Sarah Webbs writing games (@MoLI_Museum)Award-winning childrens writer Sarah Webb is posting fun writing games and story prompts over on Twitter.

SmartycatgamesGames to help children learn Irish and French in a fun and exciting manner.

Special needs:

SEN Teacher (senteacher.org/)

This site has free special-needs teaching resources and learning materials. Its print tools allow you to create, adapt and share resources.

Revision:

Dublin Academy (dublinacademy.ie)

The Dublin-based grind school is posting free-to-access classes on YouTube over the coming days.

iRevise (irevise.com)

This Irish revision website is providing students with free study resources for a month due to the school closures.

Studyclix (Studyclix.ie)

One of the most popular of Irelands study websites, it offers notes, videos and a forum for students preparing for the Junior and Leaving Cert.

Protutor (protutor.ie)

It is running a series of free webinars on Leaving Cert accounting topics aimed at fifth and sixth years next week.

Studynotes (studynotes.ie)

Students and teachers can use the free platform to share their notes and resources.

ExamLearn.ie

Founded by three recent school-leavers, who between them got 30 As in the Junior Cert and over 1800 points in the Leaving Cert. Homeschool.ie provides an online grinds service for Leaving and Junior Cycle students.

Individual subjects

Spanish

Susan Leahy (pancomido.wordpress.com/)

Spanish teacher Susan Leahy has a free website for Spanish teachers and students, with lots of resources for the now-cancelled Leaving Cert orals and the higher-level essay questions.

Gaeilge

Stephen Heffernan (@shffnn)

Leaving Cert students can keep themselves fresh by using the Vifax resources from NUI Maynooth where they take a story or two from Nuacht TG4 each week and prepare worksheets on them. vifax.maynoothuniversity.ie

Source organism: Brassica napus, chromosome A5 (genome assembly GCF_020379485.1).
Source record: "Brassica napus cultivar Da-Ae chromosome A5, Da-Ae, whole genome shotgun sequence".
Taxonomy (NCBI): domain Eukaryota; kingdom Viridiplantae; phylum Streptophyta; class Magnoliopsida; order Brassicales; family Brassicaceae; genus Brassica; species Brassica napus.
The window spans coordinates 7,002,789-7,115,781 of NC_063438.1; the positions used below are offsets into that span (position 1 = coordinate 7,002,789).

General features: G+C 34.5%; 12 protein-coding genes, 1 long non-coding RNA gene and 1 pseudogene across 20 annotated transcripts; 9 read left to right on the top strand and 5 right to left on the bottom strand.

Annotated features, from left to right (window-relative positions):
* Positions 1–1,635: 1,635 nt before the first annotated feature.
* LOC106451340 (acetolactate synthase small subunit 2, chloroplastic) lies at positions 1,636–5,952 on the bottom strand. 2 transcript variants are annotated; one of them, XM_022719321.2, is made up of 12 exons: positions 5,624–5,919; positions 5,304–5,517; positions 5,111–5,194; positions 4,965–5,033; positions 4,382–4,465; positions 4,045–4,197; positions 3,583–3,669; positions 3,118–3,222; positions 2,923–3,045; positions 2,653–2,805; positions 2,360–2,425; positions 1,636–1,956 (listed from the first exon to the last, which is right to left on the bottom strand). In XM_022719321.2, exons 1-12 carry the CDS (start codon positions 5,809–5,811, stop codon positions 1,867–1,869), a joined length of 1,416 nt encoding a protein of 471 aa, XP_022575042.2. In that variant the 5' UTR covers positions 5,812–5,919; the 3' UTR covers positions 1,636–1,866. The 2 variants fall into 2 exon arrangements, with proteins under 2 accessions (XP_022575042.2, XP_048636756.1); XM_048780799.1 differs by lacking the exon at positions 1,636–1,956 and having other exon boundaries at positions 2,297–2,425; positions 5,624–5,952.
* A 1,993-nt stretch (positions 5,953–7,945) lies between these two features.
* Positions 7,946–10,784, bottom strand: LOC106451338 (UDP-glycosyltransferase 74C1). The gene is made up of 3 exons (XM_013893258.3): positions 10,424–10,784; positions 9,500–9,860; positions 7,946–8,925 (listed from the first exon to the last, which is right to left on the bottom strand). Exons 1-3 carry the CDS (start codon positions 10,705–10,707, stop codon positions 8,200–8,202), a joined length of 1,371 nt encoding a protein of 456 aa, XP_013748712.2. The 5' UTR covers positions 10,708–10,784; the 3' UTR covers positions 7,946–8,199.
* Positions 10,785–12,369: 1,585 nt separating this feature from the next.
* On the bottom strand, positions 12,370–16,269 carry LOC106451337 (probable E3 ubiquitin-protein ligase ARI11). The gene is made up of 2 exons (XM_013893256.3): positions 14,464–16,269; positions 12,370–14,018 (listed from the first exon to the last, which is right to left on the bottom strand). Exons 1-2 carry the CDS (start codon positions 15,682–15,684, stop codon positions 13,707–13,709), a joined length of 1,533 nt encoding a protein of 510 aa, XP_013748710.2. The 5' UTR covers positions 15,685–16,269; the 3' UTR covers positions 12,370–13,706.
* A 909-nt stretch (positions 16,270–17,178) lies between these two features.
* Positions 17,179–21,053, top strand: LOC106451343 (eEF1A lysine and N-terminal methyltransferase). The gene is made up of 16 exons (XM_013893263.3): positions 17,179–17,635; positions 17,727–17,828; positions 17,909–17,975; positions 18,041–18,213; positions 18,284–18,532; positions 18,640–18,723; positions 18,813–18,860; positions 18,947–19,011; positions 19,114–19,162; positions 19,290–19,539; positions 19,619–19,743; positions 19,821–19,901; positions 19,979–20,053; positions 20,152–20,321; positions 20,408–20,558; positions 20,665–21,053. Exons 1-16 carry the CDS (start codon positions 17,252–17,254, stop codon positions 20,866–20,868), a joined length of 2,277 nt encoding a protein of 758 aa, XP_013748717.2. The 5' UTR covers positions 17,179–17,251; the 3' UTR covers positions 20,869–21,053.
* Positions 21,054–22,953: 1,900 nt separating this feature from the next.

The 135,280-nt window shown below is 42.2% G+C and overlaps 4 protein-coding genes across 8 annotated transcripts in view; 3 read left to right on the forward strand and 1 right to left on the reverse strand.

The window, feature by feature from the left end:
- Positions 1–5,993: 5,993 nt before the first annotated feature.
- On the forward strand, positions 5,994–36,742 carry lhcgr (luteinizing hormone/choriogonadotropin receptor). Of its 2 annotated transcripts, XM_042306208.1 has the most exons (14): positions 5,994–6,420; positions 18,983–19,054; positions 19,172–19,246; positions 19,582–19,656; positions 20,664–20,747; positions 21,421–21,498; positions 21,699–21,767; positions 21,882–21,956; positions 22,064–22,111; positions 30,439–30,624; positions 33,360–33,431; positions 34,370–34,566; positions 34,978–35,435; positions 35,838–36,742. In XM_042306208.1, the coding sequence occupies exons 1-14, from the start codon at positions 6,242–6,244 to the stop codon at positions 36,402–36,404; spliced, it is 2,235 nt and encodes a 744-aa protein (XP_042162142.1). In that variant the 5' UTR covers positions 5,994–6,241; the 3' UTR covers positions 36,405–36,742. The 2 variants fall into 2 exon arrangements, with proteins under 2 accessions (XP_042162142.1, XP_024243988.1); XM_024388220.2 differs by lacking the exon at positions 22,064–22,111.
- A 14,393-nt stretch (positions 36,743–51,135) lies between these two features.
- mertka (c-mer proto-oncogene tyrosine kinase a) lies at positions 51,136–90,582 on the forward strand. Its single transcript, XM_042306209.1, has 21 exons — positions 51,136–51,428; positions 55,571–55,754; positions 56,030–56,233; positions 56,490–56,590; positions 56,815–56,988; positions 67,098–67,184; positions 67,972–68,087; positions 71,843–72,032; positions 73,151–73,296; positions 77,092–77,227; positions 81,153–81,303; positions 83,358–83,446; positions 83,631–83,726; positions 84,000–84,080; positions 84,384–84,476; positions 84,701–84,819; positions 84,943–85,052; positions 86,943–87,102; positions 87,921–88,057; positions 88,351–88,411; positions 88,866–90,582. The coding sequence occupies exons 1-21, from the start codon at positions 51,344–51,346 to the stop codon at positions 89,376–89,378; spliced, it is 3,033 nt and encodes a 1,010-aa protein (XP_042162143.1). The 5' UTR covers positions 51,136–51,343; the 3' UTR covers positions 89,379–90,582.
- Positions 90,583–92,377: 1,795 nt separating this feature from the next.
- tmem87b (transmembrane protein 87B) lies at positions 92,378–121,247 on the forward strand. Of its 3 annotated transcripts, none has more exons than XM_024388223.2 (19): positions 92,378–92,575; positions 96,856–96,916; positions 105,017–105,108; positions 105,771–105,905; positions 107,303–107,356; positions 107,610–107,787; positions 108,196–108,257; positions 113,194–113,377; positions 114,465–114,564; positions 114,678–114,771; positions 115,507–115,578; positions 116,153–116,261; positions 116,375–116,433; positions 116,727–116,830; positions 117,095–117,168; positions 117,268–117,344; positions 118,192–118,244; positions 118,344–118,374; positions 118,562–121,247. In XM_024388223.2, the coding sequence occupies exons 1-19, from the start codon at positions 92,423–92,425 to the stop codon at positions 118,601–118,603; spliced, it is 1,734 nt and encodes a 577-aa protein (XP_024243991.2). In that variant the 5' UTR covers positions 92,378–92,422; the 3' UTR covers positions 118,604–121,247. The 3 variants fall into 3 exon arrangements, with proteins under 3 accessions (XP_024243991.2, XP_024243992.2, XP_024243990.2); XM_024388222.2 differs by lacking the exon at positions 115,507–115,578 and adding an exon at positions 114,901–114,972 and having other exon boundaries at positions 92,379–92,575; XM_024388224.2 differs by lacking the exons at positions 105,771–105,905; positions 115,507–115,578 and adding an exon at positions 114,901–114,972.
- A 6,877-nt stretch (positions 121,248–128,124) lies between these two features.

Leavingcertirish.com

Teacher John Gavin has hosted this website since 2001; it provides a host of updated learning resources relating to Leaving Cert Irish orals and the written exam. There are free daily webinars that anyone can watch live or look back on.

History

Dr Eoin Donnchadha(@eoinodonnchadha)

History teacher Dr Eoin Donnchadha has compiled a twitter thread on how Junior Cert history students can compile their family tree.

WaterfordMemories.comThe lives and experiences of women in Waterfords Magdalene Laundry can be a great case study for history and CSPE students, @AnBurcach (Stephen Bourke) suggests.

Geography

Eoin Hughes(@_ehughes_)

Geography teacher Eoin Hughes (@_ehughes_) has compiled Leaving Cert Geography resources here: bit.ly/2TKWCMu and Junior Cert resources here: http://bit.ly/2TR4GeZ

Politics and Society

PolSocPodcast.com

PolSocPodcast.com covers all things and is presented by Dr Jerome Devitt, a teacher of Politics & Society, History, and English.

Maths

Joyce MahonMaths teacher Joyce Mahon has compiled Leaving Cert suggestions on jmmaths.weebly.com/

French

EssentialFrench.ieStudents of French should check out teacher Natasha Lynchs excellent resources, which are available on EssentialFrench.ie. Her Snapchat account is particularly popular.

Physics

SophiaPhysics.ie

SophiaPhysics.ie has a resources section and is covering topics for Junior and Leaving Cert physics while telling the story of related physicists.

English

SCCEnglish.ie

Run by Julian Girdham at St Columbas College in Rathfarnham, SCCEnglish.ie has lots of resources for post-primary English, and more resources and ideas on JulianGirdham.com

AoifesNotes.com

English teacher Aoife ODriscoll has a free website and has been uploading notes for Junior Cycle and Leaving Cert English on it for over ten years now.

Graphics

Irish Graphic Teacher

Will Nolan is sharing graphics videos on the IrishGraphicsTeacher channel.

youtube.com/channel/UCanBKZVzCbgzO-LomL-gp4w

Art

Sheila Flahertys art tutorialsTeacher Sheila Flaherty has posted online art tutorials for children at youtu.be/3hSWT86uyxk.

Teacher Support

PDST (pdst.ie/DistanceLearning):

The Professional Development Service for Teachers linked to the Departmenbt of Education has an updated section on supporting online learning during school closures with links to resources like Scoilnet and Webwise. It also features video to help guide teachers around online teaching.

Cogg.ie (cogg.ie/bunchar-aiseanna/)

See original here:
Home tuition: Our guide to the best teaching and learning resources online - The Irish Times

Written by admin

March 19th, 2020 at 1:50 pm

Posted in Online Education